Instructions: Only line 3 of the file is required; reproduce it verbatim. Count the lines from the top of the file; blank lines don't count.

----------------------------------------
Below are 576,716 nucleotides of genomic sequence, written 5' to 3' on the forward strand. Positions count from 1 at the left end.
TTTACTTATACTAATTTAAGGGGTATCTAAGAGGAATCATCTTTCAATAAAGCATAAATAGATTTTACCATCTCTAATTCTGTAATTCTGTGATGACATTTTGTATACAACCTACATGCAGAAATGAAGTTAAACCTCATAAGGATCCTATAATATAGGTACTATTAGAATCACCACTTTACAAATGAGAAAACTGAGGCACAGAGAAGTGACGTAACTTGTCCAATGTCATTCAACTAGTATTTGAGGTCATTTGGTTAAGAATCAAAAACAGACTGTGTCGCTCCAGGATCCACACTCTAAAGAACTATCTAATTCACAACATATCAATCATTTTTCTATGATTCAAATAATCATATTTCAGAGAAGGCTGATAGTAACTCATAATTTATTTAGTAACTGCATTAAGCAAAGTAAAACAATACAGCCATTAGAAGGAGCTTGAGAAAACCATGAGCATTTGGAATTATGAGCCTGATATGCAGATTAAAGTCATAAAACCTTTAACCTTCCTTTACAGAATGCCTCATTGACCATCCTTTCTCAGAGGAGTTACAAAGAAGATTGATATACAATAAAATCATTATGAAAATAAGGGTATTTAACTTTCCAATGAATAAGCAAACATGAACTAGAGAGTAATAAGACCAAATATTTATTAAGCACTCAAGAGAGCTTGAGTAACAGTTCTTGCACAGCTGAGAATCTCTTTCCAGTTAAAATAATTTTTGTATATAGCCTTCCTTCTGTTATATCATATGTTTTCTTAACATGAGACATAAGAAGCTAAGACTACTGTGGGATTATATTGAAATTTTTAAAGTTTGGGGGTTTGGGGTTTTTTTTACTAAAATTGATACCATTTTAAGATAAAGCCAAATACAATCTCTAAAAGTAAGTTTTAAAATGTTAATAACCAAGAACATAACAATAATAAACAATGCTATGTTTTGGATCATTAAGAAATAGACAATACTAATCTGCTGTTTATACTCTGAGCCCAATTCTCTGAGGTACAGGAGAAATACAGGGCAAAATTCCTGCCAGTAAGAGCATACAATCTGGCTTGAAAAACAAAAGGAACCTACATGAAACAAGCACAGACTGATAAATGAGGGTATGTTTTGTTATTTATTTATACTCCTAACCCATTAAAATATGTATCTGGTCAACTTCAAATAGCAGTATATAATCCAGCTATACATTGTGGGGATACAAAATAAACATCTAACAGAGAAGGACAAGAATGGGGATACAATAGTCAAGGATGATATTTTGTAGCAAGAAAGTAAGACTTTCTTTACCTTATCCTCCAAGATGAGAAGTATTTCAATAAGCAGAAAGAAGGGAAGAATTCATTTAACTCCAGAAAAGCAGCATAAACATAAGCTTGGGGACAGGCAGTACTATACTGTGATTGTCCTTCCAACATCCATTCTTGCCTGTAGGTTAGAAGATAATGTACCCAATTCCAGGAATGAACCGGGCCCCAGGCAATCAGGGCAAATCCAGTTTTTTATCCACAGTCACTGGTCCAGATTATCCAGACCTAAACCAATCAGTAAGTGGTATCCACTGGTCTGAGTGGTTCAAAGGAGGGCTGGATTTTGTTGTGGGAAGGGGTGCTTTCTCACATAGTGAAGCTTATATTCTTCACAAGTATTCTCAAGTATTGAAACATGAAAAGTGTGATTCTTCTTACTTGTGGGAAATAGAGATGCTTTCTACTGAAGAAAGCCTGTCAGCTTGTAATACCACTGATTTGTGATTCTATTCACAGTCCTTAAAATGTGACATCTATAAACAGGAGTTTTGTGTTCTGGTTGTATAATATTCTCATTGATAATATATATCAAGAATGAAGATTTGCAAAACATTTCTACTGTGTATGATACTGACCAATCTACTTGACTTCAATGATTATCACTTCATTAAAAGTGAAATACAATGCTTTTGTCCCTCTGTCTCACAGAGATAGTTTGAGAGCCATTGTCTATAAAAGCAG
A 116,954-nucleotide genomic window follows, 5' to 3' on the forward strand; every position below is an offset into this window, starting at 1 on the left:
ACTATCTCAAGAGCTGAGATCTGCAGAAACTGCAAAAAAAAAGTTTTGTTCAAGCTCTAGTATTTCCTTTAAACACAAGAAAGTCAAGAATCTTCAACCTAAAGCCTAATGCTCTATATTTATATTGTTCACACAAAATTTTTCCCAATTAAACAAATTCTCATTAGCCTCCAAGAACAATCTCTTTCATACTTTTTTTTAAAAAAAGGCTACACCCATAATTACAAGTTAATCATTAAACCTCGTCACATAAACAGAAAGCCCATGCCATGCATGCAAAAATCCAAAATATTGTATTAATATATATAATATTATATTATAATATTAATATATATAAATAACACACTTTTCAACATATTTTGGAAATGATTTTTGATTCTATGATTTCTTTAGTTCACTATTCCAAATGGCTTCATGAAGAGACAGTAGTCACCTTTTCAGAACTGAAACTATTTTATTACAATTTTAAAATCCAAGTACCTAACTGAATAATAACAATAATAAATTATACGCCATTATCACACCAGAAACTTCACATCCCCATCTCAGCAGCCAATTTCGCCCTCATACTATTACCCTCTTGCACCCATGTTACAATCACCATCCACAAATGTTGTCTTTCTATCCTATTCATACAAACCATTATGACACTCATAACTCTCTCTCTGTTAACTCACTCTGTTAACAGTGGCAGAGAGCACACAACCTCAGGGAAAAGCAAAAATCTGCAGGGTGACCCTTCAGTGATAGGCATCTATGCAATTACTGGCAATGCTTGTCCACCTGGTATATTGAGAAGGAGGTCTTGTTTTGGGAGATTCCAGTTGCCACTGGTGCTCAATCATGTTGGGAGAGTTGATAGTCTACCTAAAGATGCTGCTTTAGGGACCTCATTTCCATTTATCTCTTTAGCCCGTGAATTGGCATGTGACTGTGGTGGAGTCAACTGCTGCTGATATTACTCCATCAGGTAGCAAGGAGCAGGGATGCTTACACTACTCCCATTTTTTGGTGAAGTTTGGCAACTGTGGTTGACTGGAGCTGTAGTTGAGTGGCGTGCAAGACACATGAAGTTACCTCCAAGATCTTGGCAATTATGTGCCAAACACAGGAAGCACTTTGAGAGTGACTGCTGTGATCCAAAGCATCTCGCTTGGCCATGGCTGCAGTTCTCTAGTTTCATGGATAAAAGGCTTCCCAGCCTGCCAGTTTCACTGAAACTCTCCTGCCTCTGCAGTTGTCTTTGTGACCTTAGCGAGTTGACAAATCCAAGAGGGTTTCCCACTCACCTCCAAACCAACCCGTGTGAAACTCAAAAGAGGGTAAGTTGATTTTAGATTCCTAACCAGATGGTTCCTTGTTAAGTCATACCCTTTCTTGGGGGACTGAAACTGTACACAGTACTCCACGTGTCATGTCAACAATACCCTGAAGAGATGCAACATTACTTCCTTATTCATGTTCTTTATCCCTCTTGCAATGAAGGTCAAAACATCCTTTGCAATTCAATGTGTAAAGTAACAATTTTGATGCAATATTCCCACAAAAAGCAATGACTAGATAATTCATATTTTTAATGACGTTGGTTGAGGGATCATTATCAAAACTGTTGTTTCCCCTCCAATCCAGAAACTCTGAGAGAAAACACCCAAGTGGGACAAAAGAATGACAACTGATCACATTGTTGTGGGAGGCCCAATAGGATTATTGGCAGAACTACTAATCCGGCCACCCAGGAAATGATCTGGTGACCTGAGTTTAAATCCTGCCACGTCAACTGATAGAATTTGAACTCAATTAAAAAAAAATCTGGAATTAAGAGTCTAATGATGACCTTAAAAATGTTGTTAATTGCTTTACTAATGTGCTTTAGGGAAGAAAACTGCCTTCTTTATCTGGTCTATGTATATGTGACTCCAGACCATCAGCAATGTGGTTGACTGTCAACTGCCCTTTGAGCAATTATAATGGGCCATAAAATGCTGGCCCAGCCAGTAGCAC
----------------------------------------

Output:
A 116,954-nucleotide genomic window follows, 5' to 3' on the forward strand; every position below is an offset into this window, starting at 1 on the left: